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Gill Dix: Mind the gap(s)

Friday 15 July 2016

Gill Dix, Head of Strategy at Acas discusses her thoughts on the launch of a new book on workplace conflict in Britain.

Gill Dix Gill Dix

Gill Dix is Head of Strategy at Acas.

 

 

 

There is a lot of talk of 'gaps' in a new book launched this week. Don't get me wrong 'Reframing Resolution - Innovation and Change in the Management of Workplace Conflict'* paints a comprehensive picture of workplace conflict in Britain and gives a unique insight into the cause of conflict and possible solutions. Rather, the gaps relate to the way conflict is handled, and how it's perceived in the workplace.

There is a 'representation gap' caused by eroding levels of employee representation at work. This is worrying as reps are often the glue between managers and staff, particularly in conflictual situations, offering early interventions that can help take the sting out of potential disputes.

Then there is the 'confidence gap' that many line managers report. Whether this stems from a genuine fear to tackle difficult conversations, or lack of support and  training, many opt for a formal rather than an informal route to conflict resolution.

The book draws heavily on research and analysis, and not surprisingly perhaps, it also identifies some important 'research gaps'. For example, there is need for more evidence on:

  • the cost of conflict
  • conflict that lies beneath the surface but can nonetheless be damaging to the workplace, and
  • more ideas on the 'resolution gap' - creative ideas for addressing conflict inside the workplace.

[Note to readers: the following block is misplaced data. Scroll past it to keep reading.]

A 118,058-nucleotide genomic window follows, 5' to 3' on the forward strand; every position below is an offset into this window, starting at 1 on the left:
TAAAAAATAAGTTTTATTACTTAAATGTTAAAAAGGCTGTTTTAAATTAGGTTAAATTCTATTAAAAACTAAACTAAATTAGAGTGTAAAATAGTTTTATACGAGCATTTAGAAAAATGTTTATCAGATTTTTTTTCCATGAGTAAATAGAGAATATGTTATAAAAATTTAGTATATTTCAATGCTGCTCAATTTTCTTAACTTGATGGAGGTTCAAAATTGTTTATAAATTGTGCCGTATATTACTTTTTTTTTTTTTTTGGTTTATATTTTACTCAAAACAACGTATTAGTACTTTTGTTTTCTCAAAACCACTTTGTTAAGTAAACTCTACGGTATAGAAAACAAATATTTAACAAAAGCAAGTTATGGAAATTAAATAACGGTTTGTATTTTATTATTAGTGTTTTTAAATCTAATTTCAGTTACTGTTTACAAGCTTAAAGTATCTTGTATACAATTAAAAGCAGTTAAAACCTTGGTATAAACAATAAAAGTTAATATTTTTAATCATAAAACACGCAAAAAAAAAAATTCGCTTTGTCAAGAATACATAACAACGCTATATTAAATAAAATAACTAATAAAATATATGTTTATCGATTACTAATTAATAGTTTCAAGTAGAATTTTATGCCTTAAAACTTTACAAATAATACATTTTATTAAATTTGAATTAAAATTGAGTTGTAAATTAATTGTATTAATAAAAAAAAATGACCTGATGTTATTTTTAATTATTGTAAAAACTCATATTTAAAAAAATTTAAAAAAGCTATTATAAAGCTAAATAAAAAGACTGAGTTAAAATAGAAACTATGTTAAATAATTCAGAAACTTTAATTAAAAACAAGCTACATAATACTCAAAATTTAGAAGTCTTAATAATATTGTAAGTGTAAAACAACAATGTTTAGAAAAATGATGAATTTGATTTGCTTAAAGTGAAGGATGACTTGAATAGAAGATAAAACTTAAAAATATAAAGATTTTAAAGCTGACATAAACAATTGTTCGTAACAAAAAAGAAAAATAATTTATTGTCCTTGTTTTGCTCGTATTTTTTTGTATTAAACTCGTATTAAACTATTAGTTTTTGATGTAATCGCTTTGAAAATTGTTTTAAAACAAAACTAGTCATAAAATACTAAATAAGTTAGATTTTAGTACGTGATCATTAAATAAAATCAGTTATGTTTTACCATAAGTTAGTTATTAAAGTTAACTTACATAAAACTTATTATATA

And finally, there is the yawning gap. This is the gap between perception and reality - the unwillingness on the part of many employers to accept that conflict is a problem at all.

Conflict is a feature of the playground, marriage, partnerships and friendships and, as Brendan Barber said in his introduction to the launch of the book, it is an inherent feature of employment relations.

The issue is not whether it exists, but how it is managed (ideally proactively, sympathetically and with creative strategies), and how disputes are resolved (hopefully in a compassionate and cost effective way) that matters most.

It's time we accept that conflict is a feature of work, recognise the true cost it causes to organisations, the economy and to individual wellbeing, and identify solutions to fill some of the gaps.

*'Reframing Resolution- Innovation and Change in the Management of Workplace Conflict', eds. R Saundry, P Latreille, I Ashman, Palgrave McMillan, 2016.

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